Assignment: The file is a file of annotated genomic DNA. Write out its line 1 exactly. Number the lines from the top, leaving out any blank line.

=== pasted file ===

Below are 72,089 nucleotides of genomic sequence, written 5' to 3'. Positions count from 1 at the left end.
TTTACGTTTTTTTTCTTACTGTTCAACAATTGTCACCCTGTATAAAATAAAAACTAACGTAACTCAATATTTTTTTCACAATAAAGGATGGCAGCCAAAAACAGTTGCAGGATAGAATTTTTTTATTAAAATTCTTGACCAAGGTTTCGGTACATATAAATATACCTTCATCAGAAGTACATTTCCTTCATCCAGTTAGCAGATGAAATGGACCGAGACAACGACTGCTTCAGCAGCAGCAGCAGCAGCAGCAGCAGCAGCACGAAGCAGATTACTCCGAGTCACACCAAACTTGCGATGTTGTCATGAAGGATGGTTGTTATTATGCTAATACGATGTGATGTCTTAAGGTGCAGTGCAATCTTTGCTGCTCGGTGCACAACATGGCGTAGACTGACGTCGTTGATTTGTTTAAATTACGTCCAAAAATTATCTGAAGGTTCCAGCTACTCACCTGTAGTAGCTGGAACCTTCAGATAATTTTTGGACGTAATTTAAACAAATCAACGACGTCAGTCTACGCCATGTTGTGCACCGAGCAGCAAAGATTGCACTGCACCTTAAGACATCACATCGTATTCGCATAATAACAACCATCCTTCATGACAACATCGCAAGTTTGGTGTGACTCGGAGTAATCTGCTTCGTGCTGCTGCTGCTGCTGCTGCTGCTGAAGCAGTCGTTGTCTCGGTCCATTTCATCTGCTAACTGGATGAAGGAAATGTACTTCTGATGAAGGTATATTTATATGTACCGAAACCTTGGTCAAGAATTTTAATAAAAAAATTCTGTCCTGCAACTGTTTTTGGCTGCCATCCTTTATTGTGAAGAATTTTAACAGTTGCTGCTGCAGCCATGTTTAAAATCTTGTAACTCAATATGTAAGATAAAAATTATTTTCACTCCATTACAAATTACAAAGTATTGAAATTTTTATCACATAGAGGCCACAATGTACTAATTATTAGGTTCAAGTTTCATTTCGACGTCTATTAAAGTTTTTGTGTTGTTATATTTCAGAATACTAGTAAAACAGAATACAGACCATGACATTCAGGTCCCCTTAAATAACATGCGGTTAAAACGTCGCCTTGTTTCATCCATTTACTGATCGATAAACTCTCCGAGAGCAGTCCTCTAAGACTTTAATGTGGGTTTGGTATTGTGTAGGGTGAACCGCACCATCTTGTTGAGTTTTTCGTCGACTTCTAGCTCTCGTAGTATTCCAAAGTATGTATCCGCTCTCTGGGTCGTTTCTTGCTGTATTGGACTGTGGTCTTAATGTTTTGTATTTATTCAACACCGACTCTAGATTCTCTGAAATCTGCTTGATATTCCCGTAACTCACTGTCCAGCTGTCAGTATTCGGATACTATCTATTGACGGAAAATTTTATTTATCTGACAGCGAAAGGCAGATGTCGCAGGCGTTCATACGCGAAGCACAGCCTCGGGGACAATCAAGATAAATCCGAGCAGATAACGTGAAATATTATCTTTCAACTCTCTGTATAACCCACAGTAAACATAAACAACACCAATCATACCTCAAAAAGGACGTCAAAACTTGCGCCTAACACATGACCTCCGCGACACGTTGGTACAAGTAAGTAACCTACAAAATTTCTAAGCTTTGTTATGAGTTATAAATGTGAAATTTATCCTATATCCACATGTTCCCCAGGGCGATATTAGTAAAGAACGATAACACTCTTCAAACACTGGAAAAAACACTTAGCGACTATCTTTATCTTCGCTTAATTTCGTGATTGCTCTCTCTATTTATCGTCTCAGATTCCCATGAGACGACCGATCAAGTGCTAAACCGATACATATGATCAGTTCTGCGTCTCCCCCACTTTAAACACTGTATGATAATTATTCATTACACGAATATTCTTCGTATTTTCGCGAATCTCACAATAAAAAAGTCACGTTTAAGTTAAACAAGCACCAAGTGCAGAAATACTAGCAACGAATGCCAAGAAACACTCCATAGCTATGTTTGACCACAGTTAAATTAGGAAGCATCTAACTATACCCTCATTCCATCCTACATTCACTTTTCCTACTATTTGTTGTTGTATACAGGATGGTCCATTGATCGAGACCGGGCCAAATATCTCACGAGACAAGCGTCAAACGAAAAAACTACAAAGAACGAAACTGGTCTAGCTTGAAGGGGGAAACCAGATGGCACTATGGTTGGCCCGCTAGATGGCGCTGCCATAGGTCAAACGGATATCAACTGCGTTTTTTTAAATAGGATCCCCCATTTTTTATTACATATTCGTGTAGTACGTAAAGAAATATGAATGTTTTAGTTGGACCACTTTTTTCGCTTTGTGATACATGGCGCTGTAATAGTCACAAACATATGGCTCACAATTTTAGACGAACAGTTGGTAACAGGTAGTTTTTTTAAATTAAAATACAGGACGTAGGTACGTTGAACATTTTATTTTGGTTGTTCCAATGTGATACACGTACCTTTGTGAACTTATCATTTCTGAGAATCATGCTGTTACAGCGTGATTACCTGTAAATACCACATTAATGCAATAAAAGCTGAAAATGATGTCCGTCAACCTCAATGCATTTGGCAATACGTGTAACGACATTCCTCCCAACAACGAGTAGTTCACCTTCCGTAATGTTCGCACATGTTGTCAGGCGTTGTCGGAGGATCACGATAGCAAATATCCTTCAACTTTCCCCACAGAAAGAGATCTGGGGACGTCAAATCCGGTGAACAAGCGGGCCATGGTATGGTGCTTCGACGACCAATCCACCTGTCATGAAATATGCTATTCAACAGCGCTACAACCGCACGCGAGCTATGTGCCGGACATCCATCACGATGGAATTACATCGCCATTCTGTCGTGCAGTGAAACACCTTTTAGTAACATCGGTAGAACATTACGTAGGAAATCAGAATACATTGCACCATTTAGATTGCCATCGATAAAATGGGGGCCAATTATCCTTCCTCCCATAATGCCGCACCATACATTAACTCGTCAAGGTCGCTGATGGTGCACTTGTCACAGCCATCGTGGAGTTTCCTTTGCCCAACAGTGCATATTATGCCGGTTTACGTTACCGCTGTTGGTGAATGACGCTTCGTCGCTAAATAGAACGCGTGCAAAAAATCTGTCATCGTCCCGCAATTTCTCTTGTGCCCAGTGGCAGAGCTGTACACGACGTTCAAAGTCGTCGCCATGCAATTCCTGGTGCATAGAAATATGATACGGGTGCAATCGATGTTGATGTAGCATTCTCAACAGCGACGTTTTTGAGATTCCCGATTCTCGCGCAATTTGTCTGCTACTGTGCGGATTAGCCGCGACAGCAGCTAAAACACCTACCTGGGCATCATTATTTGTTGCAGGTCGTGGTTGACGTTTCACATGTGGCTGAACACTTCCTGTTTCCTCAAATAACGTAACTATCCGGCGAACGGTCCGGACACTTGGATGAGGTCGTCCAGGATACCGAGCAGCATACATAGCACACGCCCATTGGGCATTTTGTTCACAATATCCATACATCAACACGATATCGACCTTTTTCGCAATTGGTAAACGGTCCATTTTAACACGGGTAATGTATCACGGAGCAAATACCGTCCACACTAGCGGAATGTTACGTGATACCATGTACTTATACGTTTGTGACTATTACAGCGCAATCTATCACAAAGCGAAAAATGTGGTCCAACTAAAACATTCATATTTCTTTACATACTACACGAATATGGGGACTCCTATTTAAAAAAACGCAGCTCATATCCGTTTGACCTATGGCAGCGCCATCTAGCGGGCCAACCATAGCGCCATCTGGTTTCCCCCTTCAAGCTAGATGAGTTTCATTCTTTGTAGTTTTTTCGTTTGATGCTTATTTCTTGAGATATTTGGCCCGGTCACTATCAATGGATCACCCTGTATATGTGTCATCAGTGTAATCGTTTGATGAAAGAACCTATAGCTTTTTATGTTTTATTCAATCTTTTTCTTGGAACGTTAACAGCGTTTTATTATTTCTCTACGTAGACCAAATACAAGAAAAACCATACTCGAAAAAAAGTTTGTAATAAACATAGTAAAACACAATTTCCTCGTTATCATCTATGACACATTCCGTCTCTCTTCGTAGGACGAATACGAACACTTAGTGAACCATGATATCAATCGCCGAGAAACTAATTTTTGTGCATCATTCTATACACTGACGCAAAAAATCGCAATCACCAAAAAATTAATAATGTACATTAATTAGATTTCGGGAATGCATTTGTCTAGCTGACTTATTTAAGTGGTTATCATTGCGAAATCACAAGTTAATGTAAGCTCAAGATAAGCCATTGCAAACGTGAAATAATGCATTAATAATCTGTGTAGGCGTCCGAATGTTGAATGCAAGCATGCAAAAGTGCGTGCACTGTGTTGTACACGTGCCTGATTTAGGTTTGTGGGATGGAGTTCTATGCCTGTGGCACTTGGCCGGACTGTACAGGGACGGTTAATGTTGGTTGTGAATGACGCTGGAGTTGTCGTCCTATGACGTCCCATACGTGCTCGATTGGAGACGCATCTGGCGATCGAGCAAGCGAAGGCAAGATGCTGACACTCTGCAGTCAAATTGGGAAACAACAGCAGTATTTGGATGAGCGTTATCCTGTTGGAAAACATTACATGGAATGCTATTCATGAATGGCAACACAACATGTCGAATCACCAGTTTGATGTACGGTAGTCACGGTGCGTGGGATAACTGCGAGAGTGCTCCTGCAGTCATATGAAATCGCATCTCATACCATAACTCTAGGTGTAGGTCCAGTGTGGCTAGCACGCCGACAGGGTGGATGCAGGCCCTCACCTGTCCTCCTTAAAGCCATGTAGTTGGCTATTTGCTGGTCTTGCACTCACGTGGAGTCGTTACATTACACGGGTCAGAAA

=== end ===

Below are 72,089 nucleotides of genomic sequence, written 5' to 3'. Positions count from 1 at the left end.